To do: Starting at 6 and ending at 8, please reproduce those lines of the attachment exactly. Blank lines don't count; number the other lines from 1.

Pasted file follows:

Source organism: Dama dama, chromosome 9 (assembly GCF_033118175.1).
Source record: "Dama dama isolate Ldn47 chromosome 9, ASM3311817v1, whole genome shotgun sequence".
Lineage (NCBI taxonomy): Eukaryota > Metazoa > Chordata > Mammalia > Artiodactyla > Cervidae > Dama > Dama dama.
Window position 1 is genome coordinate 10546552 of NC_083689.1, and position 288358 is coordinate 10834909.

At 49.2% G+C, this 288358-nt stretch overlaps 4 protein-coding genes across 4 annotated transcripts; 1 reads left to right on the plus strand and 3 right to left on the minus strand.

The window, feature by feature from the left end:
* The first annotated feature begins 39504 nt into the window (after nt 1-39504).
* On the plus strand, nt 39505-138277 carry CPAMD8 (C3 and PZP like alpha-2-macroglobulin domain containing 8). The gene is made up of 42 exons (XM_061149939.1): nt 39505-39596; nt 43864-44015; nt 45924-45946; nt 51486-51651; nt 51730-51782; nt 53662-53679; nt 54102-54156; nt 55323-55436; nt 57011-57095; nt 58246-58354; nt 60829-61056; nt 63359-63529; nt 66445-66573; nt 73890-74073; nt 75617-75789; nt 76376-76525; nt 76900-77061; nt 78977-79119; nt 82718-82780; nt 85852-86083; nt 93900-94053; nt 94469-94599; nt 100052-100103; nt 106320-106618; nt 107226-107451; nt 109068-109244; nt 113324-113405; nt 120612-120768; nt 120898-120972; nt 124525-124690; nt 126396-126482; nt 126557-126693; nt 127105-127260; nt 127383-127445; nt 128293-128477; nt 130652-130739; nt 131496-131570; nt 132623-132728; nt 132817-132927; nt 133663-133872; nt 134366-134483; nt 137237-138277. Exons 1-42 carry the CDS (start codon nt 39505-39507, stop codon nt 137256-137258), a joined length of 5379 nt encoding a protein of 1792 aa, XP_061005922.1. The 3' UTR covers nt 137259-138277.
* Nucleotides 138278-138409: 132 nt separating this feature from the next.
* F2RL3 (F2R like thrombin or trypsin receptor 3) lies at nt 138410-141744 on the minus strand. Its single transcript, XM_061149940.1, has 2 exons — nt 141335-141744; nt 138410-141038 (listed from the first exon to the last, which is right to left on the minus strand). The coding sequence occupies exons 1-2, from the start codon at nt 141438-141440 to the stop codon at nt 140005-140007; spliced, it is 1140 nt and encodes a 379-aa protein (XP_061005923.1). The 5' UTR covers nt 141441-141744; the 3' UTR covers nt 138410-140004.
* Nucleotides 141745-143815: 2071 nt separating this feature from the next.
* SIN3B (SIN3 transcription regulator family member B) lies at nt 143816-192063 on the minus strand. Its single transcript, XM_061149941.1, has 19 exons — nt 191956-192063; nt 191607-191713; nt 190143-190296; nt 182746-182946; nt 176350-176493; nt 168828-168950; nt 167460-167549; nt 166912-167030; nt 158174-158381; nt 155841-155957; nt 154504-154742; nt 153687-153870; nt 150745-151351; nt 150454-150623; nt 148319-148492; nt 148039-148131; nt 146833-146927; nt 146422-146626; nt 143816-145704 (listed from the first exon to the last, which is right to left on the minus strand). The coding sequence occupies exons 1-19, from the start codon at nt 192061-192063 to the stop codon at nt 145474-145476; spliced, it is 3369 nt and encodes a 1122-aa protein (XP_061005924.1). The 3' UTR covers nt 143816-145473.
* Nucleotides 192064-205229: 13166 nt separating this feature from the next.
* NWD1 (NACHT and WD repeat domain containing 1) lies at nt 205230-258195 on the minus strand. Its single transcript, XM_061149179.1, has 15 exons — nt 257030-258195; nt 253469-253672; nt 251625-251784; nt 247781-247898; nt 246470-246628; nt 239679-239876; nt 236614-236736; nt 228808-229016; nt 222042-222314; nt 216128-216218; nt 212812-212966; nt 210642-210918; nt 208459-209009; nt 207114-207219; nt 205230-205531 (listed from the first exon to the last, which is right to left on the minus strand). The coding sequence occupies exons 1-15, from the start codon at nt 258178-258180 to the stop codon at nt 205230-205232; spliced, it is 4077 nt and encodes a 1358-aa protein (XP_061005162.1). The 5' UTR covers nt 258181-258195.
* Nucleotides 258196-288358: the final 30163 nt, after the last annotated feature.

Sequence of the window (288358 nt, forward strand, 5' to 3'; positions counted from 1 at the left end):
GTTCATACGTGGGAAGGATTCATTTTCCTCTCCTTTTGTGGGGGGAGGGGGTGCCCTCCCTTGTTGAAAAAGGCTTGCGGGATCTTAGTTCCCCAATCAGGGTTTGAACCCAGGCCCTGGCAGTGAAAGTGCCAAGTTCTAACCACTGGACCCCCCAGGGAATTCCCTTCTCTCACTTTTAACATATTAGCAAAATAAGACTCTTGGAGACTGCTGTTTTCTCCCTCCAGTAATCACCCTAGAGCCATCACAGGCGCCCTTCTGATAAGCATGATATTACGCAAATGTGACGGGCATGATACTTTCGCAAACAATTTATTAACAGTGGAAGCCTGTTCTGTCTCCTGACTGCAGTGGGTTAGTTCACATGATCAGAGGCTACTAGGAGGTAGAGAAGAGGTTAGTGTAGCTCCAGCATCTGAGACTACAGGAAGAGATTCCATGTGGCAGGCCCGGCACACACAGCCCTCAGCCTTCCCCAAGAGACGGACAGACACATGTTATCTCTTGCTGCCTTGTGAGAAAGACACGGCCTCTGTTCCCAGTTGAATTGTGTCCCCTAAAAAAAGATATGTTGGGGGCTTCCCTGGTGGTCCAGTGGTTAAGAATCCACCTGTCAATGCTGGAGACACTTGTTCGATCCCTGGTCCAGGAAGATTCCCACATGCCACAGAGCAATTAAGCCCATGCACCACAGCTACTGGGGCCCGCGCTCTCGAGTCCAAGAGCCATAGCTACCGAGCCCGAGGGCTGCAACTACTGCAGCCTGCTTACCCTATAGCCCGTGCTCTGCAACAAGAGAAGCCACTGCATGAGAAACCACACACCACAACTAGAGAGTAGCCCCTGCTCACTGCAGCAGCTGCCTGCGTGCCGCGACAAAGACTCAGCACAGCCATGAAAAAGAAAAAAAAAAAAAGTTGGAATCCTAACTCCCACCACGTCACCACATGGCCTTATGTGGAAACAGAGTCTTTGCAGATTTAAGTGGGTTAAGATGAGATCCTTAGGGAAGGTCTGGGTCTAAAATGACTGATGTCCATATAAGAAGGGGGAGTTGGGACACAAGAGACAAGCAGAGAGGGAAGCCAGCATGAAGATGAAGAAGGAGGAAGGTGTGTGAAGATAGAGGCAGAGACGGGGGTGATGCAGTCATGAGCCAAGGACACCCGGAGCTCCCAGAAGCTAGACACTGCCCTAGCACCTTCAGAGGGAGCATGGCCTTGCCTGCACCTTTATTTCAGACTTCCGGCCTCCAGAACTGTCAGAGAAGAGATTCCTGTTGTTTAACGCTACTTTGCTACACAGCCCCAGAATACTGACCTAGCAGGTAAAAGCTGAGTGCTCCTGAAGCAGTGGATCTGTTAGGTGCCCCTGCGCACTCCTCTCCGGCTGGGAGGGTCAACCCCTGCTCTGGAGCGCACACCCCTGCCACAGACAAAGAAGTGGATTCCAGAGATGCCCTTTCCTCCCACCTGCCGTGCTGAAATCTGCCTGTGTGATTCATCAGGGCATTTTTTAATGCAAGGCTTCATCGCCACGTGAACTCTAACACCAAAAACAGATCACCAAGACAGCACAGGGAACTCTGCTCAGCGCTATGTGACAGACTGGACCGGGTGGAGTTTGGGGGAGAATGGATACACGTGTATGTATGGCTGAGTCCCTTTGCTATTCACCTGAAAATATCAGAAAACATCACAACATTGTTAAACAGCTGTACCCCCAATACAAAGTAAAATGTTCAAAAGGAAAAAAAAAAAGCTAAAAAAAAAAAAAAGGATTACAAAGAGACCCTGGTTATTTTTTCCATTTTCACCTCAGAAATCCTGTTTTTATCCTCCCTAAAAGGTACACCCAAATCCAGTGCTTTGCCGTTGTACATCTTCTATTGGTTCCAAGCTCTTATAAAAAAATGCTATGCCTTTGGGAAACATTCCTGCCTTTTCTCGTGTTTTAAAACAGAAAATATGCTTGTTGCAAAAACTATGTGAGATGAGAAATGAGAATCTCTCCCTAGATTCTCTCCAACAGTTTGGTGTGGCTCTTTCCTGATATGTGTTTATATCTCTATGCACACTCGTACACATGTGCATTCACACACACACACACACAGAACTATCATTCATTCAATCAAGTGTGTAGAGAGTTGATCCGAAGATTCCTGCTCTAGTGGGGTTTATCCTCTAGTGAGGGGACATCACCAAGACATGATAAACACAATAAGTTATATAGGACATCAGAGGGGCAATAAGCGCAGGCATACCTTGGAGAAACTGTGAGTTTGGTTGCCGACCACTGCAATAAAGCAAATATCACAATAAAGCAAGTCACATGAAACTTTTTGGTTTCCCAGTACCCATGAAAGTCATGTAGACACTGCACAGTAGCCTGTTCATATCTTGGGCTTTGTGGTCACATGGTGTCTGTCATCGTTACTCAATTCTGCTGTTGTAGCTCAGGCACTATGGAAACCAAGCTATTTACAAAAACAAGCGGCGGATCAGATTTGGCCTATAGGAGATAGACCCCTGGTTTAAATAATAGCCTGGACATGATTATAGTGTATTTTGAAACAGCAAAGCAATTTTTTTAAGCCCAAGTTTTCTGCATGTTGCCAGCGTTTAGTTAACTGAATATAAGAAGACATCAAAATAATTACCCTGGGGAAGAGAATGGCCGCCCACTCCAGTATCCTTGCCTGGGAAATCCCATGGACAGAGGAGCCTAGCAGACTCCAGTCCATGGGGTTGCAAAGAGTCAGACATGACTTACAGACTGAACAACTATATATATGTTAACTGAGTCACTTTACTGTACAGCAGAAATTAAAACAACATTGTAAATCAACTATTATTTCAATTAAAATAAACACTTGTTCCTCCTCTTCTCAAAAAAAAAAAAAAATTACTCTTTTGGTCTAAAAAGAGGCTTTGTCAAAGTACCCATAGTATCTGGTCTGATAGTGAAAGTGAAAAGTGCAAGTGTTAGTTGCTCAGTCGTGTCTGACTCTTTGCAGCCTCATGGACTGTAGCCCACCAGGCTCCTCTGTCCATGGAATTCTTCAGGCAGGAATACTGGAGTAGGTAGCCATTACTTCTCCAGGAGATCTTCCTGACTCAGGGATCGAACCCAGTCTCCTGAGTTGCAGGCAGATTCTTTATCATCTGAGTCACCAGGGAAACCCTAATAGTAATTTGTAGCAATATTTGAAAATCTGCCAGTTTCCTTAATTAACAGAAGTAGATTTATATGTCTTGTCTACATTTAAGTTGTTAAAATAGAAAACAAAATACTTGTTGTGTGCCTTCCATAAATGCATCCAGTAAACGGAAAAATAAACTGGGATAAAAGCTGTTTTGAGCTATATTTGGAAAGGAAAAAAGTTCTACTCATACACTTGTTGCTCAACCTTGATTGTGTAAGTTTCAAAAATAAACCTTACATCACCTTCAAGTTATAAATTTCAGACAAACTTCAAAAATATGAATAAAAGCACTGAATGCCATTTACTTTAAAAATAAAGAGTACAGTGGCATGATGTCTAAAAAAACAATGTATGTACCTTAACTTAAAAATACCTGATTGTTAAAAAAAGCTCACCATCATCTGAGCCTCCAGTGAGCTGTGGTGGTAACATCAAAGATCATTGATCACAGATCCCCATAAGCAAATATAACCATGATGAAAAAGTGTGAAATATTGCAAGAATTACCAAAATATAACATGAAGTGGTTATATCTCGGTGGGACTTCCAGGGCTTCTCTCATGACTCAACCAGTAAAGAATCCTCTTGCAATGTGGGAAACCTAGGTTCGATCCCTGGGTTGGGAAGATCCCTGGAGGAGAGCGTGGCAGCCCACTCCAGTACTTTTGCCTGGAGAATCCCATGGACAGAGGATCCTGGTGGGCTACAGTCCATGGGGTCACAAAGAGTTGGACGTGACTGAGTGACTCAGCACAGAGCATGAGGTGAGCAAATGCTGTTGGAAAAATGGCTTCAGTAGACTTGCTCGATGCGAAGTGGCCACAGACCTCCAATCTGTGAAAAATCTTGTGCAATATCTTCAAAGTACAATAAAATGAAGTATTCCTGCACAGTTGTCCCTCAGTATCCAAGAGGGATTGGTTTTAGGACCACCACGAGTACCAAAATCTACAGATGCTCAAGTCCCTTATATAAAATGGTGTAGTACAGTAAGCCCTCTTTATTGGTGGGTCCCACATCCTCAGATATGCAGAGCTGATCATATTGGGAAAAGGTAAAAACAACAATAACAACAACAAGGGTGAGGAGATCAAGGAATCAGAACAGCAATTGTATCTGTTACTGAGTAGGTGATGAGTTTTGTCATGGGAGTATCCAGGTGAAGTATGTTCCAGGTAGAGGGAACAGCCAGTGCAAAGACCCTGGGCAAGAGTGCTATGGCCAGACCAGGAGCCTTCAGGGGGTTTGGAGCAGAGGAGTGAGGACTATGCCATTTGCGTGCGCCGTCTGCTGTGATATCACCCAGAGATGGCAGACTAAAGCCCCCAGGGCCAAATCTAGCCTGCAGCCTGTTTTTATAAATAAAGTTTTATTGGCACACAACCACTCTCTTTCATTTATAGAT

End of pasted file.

The window, feature by feature from the left end:
* The first annotated feature begins 39504 nt into the window (after nt 1-39504).
* On the plus strand, nt 39505-138277 carry CPAMD8 (C3 and PZP like alpha-2-macroglobulin domain containing 8). The gene is made up of 42 exons (XM_061149939.1): nt 39505-39596; nt 43864-44015; nt 45924-45946; nt 51486-51651; nt 51730-51782; nt 53662-53679; nt 54102-54156; nt 55323-55436; nt 57011-57095; nt 58246-58354; nt 60829-61056; nt 63359-63529; nt 66445-66573; nt 73890-74073; nt 75617-75789; nt 76376-76525; nt 76900-77061; nt 78977-79119; nt 82718-82780; nt 85852-86083; nt 93900-94053; nt 94469-94599; nt 100052-100103; nt 106320-106618; nt 107226-107451; nt 109068-109244; nt 113324-113405; nt 120612-120768; nt 120898-120972; nt 124525-124690; nt 126396-126482; nt 126557-126693; nt 127105-127260; nt 127383-127445; nt 128293-128477; nt 130652-130739; nt 131496-131570; nt 132623-132728; nt 132817-132927; nt 133663-133872; nt 134366-134483; nt 137237-138277. Exons 1-42 carry the CDS (start codon nt 39505-39507, stop codon nt 137256-137258), a joined length of 5379 nt encoding a protein of 1792 aa, XP_061005922.1. The 3' UTR covers nt 137259-138277.